Western Caucasus (1999)
The Western Caucasus is a natural site that encompasses the extreme west end of the Caucasus mountains in Russia. This is a rare mountain area in the fact that it has had very little human contact and is therefore well-preserved. The mountain region is comprised of alpine and subalpine pastures. These pastures are inhabited only by wild animals and showcase a wide range of diversity in the ecosystem. Meanwhile, it is also home to many endemic wildlife and plant species.
White Monuments of Vlamidir and Suzdal (1992)
To complete this list of UNESCO World Heritage Sites in Russia, the White Monuments of Vlamidir and Suzdal is an important cultural emblem in the country. These two artistic centers are located in central Russia. These artistic centers also represent the architectural history of Russia. Therefore, you will find plenty of public and religious buildings that were built from the 12th and 13th centuries.
Assumption Cathedral and Monastery of the town-island of Sviyazhsk (2017)
The Assumption Cathedral and Monastery of the town-island of Sviyazhsk is the newest addition to the list of UNESCO World Heritage Sites in Russia. This Russian Orthodox cathedral is known for its cycle of murals that were created during the 16th century. These murals hold symbolic significance. The entire town of Sviyazhsk was founded by Ivan the Terrible that was originally located on a peninsula but was converted into an island after the building of a reservoir during the 1950s. Meanwhile, the monastery is the other half of this UNESCO site that is considered as the most significant centers for the Orthodox believers and was critical in the spread of Christianity.
Landscapes of Dauria (2017)
The Landscapes of Duria is a UNESCO site shared by Russia and Mongolia. This natural property was recently inscribed by UNESCO and showcases the outstanding quality of the Daurian Steppe eco-region. This region begins in the eastern side of Mongolia and extends toward Russian Siberia. This landscape is most notable for its cyclical climate changes that go from dry to wet. At the same time, it is home to a diverse ecosystem and wildlife species that are considered of global importance. The unique ecosystem provides a natural habitat for rare fauna species like the Great bustard and White-naped Crane. It serves as a critical migration path for birds and the Mongolian gazelle.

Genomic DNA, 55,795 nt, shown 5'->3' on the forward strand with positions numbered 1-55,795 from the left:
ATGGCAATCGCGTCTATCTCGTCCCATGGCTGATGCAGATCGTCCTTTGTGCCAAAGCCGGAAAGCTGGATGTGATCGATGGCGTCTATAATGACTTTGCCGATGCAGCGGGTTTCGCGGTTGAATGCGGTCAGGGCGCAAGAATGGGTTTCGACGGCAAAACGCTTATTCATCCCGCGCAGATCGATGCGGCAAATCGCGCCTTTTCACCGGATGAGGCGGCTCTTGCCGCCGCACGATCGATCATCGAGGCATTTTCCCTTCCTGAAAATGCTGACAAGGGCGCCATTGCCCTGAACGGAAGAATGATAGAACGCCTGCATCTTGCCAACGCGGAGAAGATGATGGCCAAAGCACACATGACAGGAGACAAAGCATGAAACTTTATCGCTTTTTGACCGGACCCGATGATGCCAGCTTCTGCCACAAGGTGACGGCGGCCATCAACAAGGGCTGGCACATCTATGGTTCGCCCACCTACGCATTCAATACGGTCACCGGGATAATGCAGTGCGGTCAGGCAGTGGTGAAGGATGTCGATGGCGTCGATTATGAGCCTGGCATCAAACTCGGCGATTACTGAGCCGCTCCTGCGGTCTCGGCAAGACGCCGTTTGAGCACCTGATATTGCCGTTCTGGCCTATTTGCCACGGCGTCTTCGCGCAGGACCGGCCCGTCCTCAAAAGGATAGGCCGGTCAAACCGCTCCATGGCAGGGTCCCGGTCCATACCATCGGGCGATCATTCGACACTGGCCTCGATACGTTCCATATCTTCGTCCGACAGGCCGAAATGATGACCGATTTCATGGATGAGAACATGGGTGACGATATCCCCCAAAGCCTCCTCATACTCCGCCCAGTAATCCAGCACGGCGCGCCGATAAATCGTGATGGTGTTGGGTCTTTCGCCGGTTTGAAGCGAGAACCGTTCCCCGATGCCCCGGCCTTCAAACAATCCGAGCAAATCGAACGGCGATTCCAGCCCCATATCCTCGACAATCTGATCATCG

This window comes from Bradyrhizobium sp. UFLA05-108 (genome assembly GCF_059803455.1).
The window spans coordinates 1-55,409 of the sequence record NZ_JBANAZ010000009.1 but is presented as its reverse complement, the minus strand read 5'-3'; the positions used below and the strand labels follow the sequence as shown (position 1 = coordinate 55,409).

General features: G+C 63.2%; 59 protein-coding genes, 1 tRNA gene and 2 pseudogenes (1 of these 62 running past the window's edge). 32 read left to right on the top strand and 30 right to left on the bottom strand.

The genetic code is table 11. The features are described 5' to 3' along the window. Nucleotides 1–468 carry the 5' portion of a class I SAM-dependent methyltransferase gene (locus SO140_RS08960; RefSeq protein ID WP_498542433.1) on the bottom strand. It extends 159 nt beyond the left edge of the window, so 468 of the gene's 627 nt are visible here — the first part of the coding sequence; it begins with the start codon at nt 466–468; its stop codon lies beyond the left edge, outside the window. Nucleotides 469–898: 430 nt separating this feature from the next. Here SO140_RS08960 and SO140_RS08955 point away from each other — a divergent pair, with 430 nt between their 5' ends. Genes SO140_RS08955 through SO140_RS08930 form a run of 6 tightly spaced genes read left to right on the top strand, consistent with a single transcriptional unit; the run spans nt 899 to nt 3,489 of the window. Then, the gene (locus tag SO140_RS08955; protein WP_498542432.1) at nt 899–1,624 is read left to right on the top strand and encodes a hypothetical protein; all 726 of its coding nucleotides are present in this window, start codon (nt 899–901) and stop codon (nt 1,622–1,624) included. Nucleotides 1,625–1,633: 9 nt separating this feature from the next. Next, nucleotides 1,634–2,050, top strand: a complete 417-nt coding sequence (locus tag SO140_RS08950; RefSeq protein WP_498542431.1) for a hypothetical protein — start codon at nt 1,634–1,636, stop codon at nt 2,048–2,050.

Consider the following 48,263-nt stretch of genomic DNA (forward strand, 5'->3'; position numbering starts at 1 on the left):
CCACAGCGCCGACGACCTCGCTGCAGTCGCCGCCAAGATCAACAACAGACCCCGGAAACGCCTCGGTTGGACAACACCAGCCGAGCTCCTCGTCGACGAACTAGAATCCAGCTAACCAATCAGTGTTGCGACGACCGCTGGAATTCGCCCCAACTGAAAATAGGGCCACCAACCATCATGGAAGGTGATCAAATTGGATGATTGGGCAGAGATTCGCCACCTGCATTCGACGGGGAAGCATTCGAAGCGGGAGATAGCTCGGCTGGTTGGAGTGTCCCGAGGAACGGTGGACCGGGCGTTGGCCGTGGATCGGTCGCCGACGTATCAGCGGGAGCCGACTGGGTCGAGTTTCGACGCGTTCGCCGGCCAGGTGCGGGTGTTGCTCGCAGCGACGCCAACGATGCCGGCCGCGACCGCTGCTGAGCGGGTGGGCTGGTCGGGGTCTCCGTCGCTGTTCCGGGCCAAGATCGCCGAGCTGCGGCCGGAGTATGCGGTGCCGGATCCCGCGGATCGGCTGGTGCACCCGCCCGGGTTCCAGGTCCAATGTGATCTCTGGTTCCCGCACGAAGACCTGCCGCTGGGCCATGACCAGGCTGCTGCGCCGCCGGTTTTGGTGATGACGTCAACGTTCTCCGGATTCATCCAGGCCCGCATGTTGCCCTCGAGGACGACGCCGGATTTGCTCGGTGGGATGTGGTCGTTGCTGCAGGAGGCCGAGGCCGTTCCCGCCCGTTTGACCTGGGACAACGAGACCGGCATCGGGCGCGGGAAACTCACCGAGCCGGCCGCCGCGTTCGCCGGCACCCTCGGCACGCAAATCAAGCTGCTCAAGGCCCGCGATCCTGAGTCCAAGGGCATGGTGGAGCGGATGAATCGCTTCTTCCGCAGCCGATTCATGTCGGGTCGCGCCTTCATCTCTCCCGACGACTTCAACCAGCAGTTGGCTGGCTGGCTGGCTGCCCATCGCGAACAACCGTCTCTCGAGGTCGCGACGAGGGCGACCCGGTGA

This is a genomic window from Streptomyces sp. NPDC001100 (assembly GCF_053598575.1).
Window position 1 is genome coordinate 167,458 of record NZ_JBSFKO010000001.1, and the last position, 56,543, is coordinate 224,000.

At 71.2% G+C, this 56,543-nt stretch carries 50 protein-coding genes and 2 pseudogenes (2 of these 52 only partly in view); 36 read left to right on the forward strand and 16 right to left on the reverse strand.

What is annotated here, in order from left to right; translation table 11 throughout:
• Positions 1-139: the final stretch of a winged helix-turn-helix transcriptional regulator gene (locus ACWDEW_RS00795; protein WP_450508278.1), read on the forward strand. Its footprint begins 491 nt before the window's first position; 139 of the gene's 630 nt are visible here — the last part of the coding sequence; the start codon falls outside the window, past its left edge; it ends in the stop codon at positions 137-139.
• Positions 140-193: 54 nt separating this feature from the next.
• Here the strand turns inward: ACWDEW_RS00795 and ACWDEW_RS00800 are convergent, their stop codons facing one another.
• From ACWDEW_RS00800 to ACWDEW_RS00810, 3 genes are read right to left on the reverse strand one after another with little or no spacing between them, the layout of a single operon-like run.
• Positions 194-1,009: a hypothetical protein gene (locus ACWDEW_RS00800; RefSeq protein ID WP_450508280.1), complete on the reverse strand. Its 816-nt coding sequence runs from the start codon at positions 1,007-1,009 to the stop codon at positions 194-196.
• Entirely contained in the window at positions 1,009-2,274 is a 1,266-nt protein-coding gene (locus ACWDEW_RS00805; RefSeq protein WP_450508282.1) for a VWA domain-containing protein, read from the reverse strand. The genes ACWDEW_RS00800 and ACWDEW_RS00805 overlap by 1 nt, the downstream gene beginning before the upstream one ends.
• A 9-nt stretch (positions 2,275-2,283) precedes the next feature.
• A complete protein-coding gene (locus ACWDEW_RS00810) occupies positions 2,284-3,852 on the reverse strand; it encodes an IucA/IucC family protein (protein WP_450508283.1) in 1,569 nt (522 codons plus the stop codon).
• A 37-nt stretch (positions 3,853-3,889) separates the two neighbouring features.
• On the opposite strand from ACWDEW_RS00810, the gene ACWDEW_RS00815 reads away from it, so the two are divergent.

Churches of the Pskov School of Architecture (2019)
Churches, cathedrals, monasteries, fortification towers, and administrative buildings make up the site, a group of monuments located in the historic city of Pskov, on the banks of the Velikaya River in the northwest of Russia. Characteristics of these buildings, produced by the Pskov School of Architecture, include cubic volumes, domes, porches, and belfries, with the oldest elements dating back to the 12th century. Churches and cathedrals are integrated into the natural environment through gardens, perimeter walls, and fences. Inspired by the Byzantine and Novgorod traditions, the Pskov School of Architecture reached its peak in the 15th and 16th centuries and was one of the foremost schools in the country. It informed the evolution of Russian architecture over five centuries.